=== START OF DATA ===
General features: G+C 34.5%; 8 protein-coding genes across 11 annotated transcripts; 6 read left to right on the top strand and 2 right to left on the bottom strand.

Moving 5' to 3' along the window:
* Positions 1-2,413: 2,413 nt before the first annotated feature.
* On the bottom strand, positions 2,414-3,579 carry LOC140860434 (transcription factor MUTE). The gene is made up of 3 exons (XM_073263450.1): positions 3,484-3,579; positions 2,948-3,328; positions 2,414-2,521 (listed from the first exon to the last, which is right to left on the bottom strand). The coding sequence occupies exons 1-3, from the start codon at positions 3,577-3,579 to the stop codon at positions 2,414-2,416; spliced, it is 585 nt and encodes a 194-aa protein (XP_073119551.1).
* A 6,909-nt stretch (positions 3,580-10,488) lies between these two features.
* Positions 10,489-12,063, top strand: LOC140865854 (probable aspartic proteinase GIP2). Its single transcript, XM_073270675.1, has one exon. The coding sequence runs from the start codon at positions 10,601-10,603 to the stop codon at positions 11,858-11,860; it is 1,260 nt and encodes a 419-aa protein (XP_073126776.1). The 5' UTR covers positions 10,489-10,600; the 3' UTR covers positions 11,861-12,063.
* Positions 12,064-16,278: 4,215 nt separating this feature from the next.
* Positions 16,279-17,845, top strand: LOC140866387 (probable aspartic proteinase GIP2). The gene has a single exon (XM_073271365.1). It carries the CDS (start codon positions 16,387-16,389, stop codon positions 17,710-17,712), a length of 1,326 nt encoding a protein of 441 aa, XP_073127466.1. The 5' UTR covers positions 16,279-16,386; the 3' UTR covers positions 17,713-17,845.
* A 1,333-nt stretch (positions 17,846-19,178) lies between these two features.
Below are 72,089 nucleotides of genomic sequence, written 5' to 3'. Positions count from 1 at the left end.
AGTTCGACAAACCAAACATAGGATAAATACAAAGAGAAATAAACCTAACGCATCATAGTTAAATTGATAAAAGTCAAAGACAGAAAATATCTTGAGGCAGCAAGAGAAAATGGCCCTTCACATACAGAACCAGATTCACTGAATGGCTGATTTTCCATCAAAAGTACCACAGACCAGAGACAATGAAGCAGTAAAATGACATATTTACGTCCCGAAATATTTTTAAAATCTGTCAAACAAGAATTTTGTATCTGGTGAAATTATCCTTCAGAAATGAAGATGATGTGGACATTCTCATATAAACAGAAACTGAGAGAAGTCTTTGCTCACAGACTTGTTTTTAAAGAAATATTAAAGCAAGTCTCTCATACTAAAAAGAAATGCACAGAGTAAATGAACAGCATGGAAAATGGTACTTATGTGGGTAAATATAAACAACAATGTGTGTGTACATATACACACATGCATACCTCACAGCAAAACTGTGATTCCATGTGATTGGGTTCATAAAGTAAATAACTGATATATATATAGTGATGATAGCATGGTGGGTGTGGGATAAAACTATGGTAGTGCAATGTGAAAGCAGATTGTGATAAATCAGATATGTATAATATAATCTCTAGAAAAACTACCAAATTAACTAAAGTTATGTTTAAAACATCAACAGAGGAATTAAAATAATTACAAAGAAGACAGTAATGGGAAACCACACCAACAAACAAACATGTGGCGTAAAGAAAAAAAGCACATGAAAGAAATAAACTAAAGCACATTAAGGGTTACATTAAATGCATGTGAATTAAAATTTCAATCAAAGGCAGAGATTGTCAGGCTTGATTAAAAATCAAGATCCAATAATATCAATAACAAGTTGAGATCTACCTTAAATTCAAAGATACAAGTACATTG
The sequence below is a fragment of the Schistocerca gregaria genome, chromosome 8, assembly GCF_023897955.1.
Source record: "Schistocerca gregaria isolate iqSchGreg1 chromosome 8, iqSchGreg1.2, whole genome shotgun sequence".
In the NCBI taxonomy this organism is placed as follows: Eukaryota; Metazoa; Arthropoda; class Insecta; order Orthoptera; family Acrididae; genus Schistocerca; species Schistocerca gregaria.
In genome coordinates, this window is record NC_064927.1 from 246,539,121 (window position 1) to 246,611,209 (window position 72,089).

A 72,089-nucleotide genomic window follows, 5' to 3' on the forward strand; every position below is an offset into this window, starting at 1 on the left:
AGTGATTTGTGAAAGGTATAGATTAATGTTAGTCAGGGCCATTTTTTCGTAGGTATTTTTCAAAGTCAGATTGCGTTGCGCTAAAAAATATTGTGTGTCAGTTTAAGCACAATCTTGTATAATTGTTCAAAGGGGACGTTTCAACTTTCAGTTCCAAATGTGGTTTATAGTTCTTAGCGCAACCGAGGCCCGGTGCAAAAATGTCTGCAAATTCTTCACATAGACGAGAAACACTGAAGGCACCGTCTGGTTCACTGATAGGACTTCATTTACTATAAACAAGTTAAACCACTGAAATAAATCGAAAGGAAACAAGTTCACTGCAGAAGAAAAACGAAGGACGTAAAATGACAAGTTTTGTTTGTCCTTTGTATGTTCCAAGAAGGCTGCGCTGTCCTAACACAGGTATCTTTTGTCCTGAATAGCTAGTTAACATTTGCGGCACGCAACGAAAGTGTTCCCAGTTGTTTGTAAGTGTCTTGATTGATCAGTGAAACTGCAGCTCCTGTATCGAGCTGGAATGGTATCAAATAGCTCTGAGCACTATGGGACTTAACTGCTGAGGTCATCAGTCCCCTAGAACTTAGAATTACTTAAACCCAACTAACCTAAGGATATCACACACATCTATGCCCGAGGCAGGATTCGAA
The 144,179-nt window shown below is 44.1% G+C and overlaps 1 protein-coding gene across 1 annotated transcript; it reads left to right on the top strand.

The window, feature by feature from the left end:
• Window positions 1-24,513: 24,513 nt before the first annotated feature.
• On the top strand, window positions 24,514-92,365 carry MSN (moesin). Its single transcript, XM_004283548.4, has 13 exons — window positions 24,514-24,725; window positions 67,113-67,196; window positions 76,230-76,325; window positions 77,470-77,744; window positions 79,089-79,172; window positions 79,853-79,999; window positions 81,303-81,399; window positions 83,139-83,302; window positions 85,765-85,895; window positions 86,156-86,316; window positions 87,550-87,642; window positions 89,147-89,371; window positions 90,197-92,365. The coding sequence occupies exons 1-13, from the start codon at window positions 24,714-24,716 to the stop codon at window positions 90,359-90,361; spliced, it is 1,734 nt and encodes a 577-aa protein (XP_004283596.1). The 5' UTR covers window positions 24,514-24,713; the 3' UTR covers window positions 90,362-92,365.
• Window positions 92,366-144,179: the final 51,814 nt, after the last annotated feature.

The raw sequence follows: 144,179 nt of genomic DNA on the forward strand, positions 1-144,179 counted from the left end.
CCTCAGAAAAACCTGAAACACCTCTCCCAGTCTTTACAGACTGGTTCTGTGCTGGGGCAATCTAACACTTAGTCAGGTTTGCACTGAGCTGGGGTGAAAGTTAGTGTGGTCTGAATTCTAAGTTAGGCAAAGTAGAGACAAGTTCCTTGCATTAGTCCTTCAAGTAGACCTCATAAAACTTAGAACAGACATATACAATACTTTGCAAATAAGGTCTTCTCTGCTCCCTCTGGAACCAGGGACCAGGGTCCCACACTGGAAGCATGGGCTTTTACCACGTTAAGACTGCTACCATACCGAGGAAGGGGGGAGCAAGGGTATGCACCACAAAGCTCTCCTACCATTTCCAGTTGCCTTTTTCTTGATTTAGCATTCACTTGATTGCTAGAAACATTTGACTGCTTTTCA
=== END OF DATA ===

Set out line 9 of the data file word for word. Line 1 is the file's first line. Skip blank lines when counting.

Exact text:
* A 1,333-nt stretch (positions 17,846-19,178) lies between these two features.